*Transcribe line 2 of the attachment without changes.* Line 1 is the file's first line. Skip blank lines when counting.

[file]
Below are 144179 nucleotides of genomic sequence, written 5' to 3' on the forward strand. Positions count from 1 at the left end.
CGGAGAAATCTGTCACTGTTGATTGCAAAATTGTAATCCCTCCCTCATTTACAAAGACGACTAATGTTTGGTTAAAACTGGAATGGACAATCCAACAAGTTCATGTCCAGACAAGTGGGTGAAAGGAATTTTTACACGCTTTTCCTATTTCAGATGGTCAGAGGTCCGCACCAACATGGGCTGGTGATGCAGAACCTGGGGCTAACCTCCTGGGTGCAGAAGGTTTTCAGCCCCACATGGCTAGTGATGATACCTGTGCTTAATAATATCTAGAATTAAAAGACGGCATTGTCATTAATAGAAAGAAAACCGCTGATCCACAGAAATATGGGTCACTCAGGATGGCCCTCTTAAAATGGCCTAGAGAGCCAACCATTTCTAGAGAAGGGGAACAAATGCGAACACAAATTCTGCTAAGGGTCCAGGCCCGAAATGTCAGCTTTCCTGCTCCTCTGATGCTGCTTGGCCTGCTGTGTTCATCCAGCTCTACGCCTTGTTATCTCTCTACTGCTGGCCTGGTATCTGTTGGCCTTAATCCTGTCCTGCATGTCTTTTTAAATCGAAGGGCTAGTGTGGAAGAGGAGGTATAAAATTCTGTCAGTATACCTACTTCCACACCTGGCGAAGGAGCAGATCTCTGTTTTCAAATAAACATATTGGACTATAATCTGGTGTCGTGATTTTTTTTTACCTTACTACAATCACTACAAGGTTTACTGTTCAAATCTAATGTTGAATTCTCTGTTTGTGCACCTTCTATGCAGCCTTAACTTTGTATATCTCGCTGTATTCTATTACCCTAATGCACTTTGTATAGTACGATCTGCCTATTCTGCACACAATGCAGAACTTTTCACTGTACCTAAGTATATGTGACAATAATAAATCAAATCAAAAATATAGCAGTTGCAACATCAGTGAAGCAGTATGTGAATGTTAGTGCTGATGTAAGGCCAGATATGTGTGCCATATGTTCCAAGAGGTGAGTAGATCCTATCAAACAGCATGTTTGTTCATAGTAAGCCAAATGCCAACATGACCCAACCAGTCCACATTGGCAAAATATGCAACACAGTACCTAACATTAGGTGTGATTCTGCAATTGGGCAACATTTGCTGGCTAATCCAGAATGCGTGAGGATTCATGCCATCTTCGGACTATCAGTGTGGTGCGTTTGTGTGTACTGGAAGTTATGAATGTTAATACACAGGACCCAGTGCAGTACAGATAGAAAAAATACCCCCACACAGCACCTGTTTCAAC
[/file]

CGGAGAAATCTGTCACTGTTGATTGCAAAATTGTAATCCCTCCCTCATTTACAAAGACGACTAATGTTTGGTTAAAACTGGAATGGACAATCCAACAAGTTCATGTCCAGACAAGTGGGTGAAAGGAATTTTTACACGCTTTTCCTATTTCAGATGGTCAGAGGTCCGCACCAACATGGGCTGGTGATGCAGAACCTGGGGCTAACCTCCTGGGTGCAGAAGGTTTTCAGCCCCACATGGCTAGTGATGATACCTGTGCTTAATAATATCTAGAATTAAAAGACGGCATTGTCATTAATAGAAAGAAAACCGCTGATCCACAGAAATATGGGTCACTCAGGATGGCCCTCTTAAAATGGCCTAGAGAGCCAACCATTTCTAGAGAAGGGGAACAAATGCGAACACAAATTCTGCTAAGGGTCCAGGCCCGAAATGTCAGCTTTCCTGCTCCTCTGATGCTGCTTGGCCTGCTGTGTTCATCCAGCTCTACGCCTTGTTATCTCTCTACTGCTGGCCTGGTATCTGTTGGCCTTAATCCTGTCCTGCATGTCTTTTTAAATCGAAGGGCTAGTGTGGAAGAGGAGGTATAAAATTCTGTCAGTATACCTACTTCCACACCTGGCGAAGGAGCAGATCTCTGTTTTCAAATAAACATATTGGACTATAATCTGGTGTCGTGATTTTTTTTTACCTTACTACAATCACTACAAGGTTTACTGTTCAAATCTAATGTTGAATTCTCTGTTTGTGCACCTTCTATGCAGCCTTAACTTTGTATATCTCGCTGTATTCTATTACCCTAATGCACTTTGTATAGTACGATCTGCCTATTCTGCACACAATGCAGAACTTTTCACTGTACCTAAGTATATGTGACAATAATAAATCAAATCAAAAATATAGCAGTTGCAACATCAGTGAAGCAGTATGTGAATGTTAGTGCTGATGTAAGGCCAGATATGTGTGCCATATGTTCCAAGAGGTGAGTAGATCCTATCAAACAGCATGTTTGTTCATAGTAAGCCAAATGCCAACATGACCCAACCAGTCCACATTGGCAAAATATGCAACACAGTACCTAACATTAGGTGTGATTCTGCAATTGGGCAACATTTGCTGGCTAATCCAGAATGCGTGAGGATTCATGCCATCTTCGGACTATCAGTGTGGTGCGTTTGTGTGTACTGGAAGTTATGAATGTTAATACACAGGACCCAGTGCAGTACAGATAGAAAAAATACCCCCACACAGCACCTGTTTCAAC